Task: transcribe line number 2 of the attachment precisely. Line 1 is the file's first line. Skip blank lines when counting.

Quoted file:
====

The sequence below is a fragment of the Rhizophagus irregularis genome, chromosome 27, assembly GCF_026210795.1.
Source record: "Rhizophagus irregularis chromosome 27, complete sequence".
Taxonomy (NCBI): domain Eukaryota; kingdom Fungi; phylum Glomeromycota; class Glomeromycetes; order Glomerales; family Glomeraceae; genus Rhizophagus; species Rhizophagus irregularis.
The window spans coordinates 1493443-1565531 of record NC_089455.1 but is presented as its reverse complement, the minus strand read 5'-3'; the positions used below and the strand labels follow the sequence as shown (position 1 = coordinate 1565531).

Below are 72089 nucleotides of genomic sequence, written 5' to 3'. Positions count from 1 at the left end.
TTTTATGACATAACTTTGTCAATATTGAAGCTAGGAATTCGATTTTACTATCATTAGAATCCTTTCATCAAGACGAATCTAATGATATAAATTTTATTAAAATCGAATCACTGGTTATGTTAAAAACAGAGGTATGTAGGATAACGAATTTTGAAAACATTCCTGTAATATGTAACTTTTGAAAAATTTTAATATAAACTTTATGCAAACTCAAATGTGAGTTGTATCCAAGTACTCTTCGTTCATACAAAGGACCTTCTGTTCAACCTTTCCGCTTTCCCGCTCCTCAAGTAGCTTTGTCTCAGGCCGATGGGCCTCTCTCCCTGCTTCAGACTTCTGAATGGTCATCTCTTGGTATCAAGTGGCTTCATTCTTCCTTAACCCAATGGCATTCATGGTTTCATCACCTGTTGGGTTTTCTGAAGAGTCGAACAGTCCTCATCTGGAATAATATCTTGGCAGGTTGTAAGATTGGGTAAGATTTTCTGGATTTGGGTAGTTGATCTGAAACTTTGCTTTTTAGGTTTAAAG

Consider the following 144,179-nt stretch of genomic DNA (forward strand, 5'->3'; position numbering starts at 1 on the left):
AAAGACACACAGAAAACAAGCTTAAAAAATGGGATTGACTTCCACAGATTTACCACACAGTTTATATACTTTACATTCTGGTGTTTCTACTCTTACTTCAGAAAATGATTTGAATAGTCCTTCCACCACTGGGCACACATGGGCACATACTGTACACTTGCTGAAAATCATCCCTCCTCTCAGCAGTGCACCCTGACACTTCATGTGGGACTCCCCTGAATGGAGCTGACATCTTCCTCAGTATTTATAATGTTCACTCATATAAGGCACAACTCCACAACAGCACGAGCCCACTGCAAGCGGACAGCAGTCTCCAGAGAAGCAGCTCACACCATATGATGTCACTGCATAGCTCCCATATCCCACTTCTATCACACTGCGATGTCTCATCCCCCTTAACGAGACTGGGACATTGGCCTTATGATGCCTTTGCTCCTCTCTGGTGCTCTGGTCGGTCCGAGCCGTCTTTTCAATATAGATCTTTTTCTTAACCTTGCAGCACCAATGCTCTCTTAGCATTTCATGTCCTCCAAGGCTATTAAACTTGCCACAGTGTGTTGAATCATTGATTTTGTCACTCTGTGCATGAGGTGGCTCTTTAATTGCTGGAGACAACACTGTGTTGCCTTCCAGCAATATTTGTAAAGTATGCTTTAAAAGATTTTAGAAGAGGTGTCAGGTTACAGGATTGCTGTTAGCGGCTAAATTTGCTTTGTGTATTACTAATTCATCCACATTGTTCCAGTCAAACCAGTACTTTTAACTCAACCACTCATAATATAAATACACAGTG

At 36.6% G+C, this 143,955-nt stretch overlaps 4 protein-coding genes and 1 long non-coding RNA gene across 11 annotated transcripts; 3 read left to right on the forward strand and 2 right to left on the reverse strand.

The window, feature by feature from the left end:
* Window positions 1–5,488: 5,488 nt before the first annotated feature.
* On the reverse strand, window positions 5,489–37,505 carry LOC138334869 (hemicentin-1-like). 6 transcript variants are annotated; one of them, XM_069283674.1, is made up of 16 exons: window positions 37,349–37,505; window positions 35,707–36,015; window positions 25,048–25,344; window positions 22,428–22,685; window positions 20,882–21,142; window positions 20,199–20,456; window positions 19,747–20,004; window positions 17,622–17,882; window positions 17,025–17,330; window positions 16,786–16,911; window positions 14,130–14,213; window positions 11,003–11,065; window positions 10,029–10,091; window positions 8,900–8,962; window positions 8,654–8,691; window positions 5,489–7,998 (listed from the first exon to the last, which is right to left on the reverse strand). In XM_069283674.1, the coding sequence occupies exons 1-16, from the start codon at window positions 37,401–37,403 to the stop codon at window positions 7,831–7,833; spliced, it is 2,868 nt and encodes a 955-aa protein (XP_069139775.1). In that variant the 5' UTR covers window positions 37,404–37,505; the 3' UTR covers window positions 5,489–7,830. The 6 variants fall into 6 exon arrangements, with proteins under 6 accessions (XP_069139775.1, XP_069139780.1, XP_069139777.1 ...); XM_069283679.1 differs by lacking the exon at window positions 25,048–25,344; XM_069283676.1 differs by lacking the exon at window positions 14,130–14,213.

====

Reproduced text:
Source record: "Rhizophagus irregularis chromosome 27, complete sequence".